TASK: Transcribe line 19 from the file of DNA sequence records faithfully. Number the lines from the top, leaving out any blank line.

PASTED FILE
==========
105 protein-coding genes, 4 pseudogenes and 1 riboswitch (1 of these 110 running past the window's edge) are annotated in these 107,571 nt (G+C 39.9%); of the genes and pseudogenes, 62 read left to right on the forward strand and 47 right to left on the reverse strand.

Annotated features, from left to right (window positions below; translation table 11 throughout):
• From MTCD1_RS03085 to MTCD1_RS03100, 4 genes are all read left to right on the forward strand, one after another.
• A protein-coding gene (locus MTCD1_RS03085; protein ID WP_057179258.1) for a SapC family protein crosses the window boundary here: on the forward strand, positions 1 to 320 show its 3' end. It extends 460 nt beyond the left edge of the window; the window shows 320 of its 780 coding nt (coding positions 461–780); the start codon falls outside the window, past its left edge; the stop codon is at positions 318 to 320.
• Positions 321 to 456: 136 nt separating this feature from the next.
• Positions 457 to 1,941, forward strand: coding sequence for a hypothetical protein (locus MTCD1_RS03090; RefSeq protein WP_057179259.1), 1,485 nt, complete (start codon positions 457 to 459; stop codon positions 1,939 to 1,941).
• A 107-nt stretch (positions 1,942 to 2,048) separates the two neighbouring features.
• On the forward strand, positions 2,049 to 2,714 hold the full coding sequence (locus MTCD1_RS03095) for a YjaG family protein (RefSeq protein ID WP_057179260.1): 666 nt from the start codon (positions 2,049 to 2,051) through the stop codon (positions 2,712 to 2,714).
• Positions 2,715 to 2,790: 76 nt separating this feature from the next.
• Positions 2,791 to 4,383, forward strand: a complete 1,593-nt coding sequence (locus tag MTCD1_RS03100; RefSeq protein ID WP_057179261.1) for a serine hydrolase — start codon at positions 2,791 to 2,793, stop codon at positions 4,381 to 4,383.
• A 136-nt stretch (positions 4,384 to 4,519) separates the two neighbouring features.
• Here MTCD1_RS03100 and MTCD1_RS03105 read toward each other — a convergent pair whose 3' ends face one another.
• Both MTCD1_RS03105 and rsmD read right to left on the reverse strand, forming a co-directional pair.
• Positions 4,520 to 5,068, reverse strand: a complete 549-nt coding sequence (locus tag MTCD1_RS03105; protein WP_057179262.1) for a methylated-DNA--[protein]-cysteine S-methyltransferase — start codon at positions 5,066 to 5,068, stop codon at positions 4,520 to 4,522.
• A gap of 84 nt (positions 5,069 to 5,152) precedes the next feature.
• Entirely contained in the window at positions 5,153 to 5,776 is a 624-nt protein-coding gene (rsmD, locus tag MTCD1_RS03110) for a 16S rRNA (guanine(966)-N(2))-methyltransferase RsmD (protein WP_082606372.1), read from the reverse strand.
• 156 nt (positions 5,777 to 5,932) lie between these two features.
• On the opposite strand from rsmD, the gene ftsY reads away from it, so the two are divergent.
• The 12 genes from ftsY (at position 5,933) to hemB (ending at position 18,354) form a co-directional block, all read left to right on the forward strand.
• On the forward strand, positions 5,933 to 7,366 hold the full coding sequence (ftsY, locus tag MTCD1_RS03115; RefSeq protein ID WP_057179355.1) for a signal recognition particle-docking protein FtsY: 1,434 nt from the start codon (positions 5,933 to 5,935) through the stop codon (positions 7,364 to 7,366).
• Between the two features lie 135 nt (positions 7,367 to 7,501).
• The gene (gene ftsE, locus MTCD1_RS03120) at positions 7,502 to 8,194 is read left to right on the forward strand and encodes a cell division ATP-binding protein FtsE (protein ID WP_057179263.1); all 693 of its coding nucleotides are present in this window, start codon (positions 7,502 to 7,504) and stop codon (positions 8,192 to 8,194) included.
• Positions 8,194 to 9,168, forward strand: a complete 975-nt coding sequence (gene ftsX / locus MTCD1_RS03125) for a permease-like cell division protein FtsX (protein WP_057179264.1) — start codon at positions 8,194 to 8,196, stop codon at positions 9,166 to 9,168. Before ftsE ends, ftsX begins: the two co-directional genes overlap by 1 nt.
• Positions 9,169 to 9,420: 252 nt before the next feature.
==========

• The 12 genes from ftsY (at position 5,933) to hemB (ending at position 18,354) form a co-directional block, all read left to right on the forward strand.